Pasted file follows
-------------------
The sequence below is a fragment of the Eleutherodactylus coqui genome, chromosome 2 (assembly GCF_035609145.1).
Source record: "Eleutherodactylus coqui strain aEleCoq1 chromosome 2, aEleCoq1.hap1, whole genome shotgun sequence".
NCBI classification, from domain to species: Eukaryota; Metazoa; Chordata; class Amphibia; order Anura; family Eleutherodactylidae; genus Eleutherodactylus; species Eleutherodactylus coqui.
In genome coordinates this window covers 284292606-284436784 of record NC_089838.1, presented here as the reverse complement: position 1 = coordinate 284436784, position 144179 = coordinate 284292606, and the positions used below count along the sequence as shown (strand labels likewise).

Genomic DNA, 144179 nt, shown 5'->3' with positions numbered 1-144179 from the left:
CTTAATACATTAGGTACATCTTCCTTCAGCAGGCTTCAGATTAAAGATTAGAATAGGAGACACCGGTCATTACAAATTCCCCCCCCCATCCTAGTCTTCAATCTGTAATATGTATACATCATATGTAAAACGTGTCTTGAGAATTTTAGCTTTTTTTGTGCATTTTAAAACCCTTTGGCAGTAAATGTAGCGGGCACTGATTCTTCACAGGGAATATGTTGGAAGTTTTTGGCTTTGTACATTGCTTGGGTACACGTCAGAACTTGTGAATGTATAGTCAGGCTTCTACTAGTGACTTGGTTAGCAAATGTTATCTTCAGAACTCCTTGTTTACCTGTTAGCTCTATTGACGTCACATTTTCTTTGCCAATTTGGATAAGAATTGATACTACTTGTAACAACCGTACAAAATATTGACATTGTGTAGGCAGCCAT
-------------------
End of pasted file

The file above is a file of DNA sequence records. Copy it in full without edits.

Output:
The sequence below is a fragment of the Eleutherodactylus coqui genome, chromosome 2 (assembly GCF_035609145.1).
Source record: "Eleutherodactylus coqui strain aEleCoq1 chromosome 2, aEleCoq1.hap1, whole genome shotgun sequence".
NCBI classification, from domain to species: Eukaryota; Metazoa; Chordata; class Amphibia; order Anura; family Eleutherodactylidae; genus Eleutherodactylus; species Eleutherodactylus coqui.
In genome coordinates this window covers 284292606-284436784 of record NC_089838.1, presented here as the reverse complement: position 1 = coordinate 284436784, position 144179 = coordinate 284292606, and the positions used below count along the sequence as shown (strand labels likewise).

Genomic DNA, 144179 nt, shown 5'->3' with positions numbered 1-144179 from the left:
CTTAATACATTAGGTACATCTTCCTTCAGCAGGCTTCAGATTAAAGATTAGAATAGGAGACACCGGTCATTACAAATTCCCCCCCCCATCCTAGTCTTCAATCTGTAATATGTATACATCATATGTAAAACGTGTCTTGAGAATTTTAGCTTTTTTTGTGCATTTTAAAACCCTTTGGCAGTAAATGTAGCGGGCACTGATTCTTCACAGGGAATATGTTGGAAGTTTTTGGCTTTGTACATTGCTTGGGTACACGTCAGAACTTGTGAATGTATAGTCAGGCTTCTACTAGTGACTTGGTTAGCAAATGTTATCTTCAGAACTCCTTGTTTACCTGTTAGCTCTATTGACGTCACATTTTCTTTGCCAATTTGGATAAGAATTGATACTACTTGTAACAACCGTACAAAATATTGACATTGTGTAGGCAGCCAT